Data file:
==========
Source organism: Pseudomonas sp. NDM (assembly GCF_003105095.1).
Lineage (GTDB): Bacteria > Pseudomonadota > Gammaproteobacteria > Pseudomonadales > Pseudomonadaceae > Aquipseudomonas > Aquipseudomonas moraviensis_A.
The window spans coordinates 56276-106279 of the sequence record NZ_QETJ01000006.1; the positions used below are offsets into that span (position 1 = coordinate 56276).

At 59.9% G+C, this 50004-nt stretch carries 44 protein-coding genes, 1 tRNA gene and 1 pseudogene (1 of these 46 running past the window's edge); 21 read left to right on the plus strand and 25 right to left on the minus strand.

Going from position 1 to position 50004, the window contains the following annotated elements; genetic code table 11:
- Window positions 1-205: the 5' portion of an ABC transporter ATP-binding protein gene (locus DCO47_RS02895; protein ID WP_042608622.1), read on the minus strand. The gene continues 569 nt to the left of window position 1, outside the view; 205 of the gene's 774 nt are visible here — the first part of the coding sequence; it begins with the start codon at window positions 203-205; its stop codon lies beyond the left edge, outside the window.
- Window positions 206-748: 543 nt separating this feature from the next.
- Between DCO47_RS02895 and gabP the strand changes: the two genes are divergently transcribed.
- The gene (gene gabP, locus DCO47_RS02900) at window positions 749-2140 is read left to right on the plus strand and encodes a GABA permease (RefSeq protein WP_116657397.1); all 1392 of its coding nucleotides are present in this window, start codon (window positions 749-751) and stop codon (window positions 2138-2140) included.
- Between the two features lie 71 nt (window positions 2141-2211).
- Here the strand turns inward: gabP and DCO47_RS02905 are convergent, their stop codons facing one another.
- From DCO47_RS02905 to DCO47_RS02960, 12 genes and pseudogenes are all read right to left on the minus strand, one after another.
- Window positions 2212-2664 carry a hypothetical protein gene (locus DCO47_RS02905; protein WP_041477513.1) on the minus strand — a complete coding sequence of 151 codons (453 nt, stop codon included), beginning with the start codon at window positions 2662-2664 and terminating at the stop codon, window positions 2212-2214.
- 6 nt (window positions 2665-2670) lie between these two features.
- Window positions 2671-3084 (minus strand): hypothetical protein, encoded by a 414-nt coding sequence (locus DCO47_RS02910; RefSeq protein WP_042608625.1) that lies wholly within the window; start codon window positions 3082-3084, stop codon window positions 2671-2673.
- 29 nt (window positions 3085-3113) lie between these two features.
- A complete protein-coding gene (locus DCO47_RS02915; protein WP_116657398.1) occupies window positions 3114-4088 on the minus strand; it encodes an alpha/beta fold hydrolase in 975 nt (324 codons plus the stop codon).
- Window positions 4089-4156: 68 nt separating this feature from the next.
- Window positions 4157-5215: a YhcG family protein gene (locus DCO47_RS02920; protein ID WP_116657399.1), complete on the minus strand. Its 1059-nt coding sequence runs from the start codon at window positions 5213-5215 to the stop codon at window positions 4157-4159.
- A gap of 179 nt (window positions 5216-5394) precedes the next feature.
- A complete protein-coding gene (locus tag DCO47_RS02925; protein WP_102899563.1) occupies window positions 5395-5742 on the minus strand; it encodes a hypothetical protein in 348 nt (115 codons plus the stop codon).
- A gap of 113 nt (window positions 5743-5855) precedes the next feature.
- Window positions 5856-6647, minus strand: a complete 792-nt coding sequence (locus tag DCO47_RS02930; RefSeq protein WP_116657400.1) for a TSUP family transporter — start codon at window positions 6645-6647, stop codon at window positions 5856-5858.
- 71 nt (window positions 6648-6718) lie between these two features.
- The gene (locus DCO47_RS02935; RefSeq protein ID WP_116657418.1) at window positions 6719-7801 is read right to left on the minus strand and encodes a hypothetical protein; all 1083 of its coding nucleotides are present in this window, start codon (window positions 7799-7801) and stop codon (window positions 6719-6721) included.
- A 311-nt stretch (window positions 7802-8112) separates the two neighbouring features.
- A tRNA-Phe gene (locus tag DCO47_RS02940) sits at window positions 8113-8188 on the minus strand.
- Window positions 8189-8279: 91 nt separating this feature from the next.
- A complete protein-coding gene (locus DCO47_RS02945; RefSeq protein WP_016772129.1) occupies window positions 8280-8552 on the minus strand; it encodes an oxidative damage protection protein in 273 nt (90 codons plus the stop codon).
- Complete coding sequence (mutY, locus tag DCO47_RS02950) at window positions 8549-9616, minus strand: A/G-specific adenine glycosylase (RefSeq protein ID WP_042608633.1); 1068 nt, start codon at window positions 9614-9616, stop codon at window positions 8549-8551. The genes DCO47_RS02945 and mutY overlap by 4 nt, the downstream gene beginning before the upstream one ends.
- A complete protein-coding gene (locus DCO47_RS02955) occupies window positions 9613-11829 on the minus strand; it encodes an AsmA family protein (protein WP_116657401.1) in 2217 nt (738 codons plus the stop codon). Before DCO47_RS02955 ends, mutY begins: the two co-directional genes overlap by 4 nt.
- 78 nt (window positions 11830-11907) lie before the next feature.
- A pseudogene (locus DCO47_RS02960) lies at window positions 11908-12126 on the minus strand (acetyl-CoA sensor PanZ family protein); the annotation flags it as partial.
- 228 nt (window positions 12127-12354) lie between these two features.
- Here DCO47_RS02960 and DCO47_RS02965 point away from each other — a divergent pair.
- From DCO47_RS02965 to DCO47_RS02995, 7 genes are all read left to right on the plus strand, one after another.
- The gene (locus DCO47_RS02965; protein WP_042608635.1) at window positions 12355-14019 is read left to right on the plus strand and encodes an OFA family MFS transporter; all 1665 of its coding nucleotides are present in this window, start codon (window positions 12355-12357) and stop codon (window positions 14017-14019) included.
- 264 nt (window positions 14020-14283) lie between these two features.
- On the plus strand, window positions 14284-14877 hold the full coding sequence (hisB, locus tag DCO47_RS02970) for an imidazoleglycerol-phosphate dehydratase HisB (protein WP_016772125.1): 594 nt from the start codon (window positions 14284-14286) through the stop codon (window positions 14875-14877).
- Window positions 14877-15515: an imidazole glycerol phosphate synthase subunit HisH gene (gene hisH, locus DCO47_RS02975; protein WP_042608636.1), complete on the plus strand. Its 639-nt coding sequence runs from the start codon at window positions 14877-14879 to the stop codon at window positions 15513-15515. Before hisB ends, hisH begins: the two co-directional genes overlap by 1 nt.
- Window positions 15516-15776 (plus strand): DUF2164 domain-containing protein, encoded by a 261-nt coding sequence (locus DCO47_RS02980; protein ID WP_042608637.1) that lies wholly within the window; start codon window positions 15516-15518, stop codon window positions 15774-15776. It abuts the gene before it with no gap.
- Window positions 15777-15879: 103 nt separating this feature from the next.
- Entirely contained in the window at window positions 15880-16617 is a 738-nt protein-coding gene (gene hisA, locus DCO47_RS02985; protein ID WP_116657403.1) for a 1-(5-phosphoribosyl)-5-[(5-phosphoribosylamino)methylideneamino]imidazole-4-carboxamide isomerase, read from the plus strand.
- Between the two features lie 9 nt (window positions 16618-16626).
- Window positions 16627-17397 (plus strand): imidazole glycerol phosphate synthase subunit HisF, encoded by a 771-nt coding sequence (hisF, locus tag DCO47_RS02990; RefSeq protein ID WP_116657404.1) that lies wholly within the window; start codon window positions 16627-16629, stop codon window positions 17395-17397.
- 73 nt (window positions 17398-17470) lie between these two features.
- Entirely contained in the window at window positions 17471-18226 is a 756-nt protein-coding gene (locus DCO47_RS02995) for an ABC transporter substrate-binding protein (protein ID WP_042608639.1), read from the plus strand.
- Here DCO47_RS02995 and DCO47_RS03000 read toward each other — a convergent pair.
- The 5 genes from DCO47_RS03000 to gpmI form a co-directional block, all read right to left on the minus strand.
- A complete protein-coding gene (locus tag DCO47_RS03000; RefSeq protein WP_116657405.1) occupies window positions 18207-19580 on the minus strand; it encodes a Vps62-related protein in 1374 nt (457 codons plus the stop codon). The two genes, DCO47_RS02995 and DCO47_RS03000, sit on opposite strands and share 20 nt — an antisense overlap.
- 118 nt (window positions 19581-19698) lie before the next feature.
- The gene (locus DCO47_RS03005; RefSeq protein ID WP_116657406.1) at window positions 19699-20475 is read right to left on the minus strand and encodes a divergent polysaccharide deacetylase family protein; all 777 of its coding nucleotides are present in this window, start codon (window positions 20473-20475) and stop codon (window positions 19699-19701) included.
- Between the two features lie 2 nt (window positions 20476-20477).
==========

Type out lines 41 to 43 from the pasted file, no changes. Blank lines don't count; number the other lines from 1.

- Window positions 15516-15776 (plus strand): DUF2164 domain-containing protein, encoded by a 261-nt coding sequence (locus DCO47_RS02980; protein ID WP_042608637.1) that lies wholly within the window; start codon window positions 15516-15518, stop codon window positions 15774-15776. It abuts the gene before it with no gap.
- Window positions 15777-15879: 103 nt separating this feature from the next.
- Entirely contained in the window at window positions 15880-16617 is a 738-nt protein-coding gene (gene hisA, locus DCO47_RS02985; protein ID WP_116657403.1) for a 1-(5-phosphoribosyl)-5-[(5-phosphoribosylamino)methylideneamino]imidazole-4-carboxamide isomerase, read from the plus strand.